If I Could Be a Government Web Site Manager

By Denise Eisner

I work alongside some very dedicated, passionate web people in government. They want to have web sites that are usable, readable and of value to the audiences they’re intended to reach. For reasons both obvious to those in government and to anyone else who has tried to push new ideas in large organizations, there’s a set of what we euphemistically term “challenges” to achieving these goals.

But let’s say for a moment that said challenges were surmountable and the HIPPO (Highest Paid Person in the Office) was giving me carte blanche to run the web site per accepted best practices and the latest in research-driven design principles. Wow! Colour me happy!

Quick, before the HIPPO changes his/her mind, here’s my wish list:

  • Double the size of the web team – No site that is designed to reach audience segments as vast and varied as those served by government sites can be run with two people, neither of which have time to strategize, plan, write, edit, apply metatags, code, test, and perform quality control, all while responding to the latest request to convert a 200-page report to HTML. Scale the team to the size of the site really needed by users.
  • Let my team control the site design – Everyone has opinions but design by opinion war only leads to chaos and bad feeling. I’ll consult with stakeholders, sure. I’ll amass quality research to back up my ideas and proposals (web metrics, surveys, usability tests, etc.). But I’ll make all high-level design decisions regarding navigation, breadcrumbs and landing pages. And I’ll be able to defend those decisions with data.
  • Have dedicated IT resource(s) on the Web team – Rather than have the disconnect that can exist between varying business units, combine the various skill sets needed to have a strong web group capable of supporting high-quality content and web infrastructure.
  • Publish good content, not FAQs – I was recently inspired by R. Stephen Gracey’s post on how FAQS “seem to constitute a basic instruction manual or else call attention to selling features, making them only marginally useful to users with real questions.” I want good writers to develop quality, searchable content and an editor to oversee publishing standards.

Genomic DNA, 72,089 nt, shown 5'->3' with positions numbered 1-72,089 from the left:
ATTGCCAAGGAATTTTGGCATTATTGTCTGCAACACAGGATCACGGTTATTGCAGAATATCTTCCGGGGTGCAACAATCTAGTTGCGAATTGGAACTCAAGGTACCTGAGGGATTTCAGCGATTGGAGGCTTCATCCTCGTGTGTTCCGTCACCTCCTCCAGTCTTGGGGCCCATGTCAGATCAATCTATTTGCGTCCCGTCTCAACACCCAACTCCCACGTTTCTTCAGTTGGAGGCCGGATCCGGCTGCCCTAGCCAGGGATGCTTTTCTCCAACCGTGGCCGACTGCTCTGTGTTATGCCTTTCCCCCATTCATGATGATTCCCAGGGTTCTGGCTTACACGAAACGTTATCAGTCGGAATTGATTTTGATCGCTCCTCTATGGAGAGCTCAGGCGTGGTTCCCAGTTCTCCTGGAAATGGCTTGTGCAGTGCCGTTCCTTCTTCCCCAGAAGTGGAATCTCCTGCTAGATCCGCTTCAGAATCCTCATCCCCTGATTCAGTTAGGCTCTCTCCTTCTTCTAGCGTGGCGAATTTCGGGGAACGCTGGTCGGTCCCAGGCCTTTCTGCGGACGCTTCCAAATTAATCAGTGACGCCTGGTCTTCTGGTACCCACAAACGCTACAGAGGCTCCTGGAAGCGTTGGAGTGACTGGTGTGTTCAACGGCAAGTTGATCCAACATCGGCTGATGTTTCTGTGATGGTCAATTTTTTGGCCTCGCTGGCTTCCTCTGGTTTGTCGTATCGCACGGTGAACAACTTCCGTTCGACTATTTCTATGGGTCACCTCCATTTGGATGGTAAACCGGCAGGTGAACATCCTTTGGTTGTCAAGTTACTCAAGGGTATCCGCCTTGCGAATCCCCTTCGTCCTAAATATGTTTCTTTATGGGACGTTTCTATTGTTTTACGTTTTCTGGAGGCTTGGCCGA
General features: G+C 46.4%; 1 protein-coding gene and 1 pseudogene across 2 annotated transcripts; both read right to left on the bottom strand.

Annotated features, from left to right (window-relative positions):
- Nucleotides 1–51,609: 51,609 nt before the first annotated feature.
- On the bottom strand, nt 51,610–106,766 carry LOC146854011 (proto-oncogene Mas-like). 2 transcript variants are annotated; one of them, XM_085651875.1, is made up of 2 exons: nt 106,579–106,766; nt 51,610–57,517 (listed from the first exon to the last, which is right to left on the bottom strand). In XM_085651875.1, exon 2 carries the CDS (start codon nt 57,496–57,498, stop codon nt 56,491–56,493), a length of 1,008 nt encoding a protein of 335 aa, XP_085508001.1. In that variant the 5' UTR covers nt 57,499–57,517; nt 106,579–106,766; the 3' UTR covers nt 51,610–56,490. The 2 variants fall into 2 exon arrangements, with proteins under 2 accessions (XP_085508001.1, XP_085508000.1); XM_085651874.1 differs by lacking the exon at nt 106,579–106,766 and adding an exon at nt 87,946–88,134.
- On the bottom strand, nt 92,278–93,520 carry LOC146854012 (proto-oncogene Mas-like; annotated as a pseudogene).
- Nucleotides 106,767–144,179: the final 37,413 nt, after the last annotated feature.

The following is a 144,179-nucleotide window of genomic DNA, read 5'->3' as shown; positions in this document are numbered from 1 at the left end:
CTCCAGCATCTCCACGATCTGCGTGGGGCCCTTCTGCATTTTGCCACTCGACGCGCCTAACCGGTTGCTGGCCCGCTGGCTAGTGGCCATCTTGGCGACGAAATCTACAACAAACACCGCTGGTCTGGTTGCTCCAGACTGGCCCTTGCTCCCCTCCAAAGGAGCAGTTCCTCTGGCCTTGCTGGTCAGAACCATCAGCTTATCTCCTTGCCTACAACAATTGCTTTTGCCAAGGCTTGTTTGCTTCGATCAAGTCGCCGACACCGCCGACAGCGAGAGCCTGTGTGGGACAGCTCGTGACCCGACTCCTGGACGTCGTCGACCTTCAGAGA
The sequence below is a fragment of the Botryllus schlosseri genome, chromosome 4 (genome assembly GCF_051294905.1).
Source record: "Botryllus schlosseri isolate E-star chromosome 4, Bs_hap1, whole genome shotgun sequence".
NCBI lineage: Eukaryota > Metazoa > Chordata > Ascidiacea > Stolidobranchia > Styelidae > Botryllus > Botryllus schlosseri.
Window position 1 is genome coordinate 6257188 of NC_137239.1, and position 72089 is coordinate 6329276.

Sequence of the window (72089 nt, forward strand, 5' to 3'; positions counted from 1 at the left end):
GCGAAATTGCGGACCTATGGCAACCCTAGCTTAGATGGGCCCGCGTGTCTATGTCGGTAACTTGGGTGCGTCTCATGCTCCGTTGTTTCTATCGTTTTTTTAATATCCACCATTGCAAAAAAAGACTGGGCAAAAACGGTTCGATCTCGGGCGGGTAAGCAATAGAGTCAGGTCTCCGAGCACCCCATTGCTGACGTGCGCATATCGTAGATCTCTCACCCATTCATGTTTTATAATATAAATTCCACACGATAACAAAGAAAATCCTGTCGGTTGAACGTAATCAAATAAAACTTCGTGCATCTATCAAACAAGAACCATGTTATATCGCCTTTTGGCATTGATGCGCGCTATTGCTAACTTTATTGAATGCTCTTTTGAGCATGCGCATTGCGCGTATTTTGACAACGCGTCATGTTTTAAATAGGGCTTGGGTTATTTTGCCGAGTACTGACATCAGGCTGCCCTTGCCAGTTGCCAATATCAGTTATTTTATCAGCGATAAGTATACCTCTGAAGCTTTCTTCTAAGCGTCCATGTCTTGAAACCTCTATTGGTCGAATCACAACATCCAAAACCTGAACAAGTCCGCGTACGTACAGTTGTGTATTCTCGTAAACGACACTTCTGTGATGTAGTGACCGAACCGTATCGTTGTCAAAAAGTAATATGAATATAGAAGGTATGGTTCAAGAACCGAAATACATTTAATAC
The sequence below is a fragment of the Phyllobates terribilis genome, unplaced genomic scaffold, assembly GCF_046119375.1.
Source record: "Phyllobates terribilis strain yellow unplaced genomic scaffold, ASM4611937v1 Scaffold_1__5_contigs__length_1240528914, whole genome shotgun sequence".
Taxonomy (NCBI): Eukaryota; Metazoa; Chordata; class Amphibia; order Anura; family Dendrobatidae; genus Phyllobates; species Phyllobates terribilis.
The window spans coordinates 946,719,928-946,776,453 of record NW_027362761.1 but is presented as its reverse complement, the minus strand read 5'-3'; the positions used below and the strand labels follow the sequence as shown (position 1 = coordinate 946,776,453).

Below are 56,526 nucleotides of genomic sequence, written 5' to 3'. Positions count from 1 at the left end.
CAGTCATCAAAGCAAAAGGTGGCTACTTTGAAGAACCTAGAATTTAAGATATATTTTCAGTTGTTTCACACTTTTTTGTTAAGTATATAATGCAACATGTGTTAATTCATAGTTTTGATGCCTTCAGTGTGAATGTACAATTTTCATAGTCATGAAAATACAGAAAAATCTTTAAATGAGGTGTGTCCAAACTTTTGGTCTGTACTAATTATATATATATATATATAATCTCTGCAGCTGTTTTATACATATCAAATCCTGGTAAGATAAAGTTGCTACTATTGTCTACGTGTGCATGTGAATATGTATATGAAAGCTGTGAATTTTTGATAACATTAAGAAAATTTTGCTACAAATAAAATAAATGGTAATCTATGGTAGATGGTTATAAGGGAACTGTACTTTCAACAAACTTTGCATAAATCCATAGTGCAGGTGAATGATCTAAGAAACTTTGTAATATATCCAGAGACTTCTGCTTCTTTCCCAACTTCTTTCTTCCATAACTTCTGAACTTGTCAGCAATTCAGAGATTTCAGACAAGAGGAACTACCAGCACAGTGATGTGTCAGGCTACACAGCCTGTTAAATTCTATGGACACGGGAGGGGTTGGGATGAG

• Help me get the web strategy approved – I need senior support for defining why we need a web site and who we really serve (beyond the catch-all “all Canadians”). This will help me maintain a focused web operation that strategic, not reactionary, and supports our business priorities.
  • Approve a governance model for the web – In order to make informed, strategic decisions around the web, particularly for the aforementioned strategy, let’s implement the roles we defined for a web champion, working group, ad hoc teams and steering committee.
  • I’ll just do Web 2.0, now – Hey, I’ll start a blog! I found a SME who’s willing to share his/her expertise with a specific audience (teachers, businesspeople, scientists), so I added the blog to the site, moderated it myself, and can report the site activity to management. It involves extra work but as EPA web 2.0 guru Jeffrey Levy told me last year, you learn by doing. We’ll keep an eye on performance and keep tweaking it as needed.
  • Good measurement tools – You only can manage what you can measure. Let’s get the right tool and get a professional to configure it according to our performance indicators. I can help find efficiencies if I have good data to present to senior management.

Quite a wish list, but these approaches all point to effective site management.


Leave us a comment: * Your information is never shared